I am a little confused as to how and when Enya decides to release her CDs. Her best album, Watermark, is nearly 13 years old, and unlike most female vocalists who have been around for at least that long (Madonna comes to mind), she has released very few albums. At a glance, it seems she releases an album only every four years or so. I only wish she would release her beautiful songs more often.
Nonetheless, her new album, A Day Without Rain, released last fall, is definitely full of good songs and good moods. The uniqueness associated with Enya’s music centers on the idea that her music is playable all the time. Granted, it isn’t really dance music, but it is certainly music you can drive to, sleep to (please not at the same time), or read to. Music today seems to revolve more around culture and beat, but Enya is able to portray much more feeling and emotion in a different kind of music than the normal hard-rocker everyone is used to.
For those of you completely oblivious to the music of Enya, download “Only Time,” a track guaranteed to be familiar, but still a song quite unlike any of her others. It’s a strange combination of “Orinoco Flow” (a song from Watermark) and that really ridiculous Celine Dion bit from Titanic (everyone knows it from that stupid DiCaprio flying scene).
Her songs never lack that typical Enya grace, although it is very difficult to explain that grace in terms of her style. Her voice has always been unique, as she often uses a very high pitch with an echoed harmony.
“Tempus Vernum” is a great track, with a string beat reminiscent of a strong storm on the ocean (not that I understand one word of the lyrics; this track is all in Latin). Enya brings English, Latin and, quite often, Irish Gaelic to life in her songs, as the words flow strongly with the classical beats she often composes herself.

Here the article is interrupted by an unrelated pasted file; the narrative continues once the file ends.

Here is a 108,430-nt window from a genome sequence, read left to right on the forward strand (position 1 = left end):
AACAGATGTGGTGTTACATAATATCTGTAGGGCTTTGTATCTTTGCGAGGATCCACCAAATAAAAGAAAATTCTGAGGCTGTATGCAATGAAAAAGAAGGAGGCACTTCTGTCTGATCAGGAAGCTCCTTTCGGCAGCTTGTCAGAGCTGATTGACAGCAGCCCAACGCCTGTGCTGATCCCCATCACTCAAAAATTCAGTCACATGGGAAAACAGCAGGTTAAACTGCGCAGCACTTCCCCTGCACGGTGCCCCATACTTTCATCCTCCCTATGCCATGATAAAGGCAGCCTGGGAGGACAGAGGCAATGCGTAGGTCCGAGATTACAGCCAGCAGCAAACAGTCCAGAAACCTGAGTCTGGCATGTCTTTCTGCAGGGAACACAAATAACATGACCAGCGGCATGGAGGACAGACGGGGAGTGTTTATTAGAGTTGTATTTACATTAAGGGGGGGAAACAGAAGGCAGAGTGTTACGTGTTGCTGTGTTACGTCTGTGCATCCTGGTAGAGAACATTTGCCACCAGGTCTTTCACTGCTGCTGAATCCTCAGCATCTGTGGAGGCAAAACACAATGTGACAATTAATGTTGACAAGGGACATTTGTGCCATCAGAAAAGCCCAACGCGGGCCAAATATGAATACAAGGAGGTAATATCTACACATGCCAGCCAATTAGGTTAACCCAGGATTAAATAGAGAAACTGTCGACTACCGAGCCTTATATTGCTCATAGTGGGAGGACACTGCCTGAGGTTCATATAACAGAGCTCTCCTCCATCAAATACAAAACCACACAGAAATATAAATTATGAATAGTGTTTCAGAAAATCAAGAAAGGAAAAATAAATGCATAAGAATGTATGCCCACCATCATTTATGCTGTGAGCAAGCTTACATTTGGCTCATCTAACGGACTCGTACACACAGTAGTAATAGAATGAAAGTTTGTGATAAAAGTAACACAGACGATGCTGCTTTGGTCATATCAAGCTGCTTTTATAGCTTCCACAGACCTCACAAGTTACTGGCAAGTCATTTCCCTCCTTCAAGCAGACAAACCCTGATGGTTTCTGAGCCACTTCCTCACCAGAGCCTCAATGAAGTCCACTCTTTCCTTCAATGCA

Unfortunately for Enya, I read the fine print, and it was a big disappointment to see that on this album, as with many of her others, she put all of her effort into composition, and left the lyrics to a contemporary.
However, she succeeds at putting together yet another album with a number of songs to allow you to relax while studying. My usual hip-hop fanaticism is downplayed when I study because of the loudness and the quickness of the music. Studying requires the classical Mozart or the new Enya as a backdrop.
Disappointingly, this album runs only 11 tracks, for a total of about 35 minutes. When a musician takes a couple of years to compose an album, you should be able to expect quantity as well as quality. Sure enough however, A Day Without Rain is yet another Enya album that does not lack quality, and it is a CD both the avid Enya listener and the frustrated Donlon freshman studier can enjoy.
Archived article by Josh Plotnik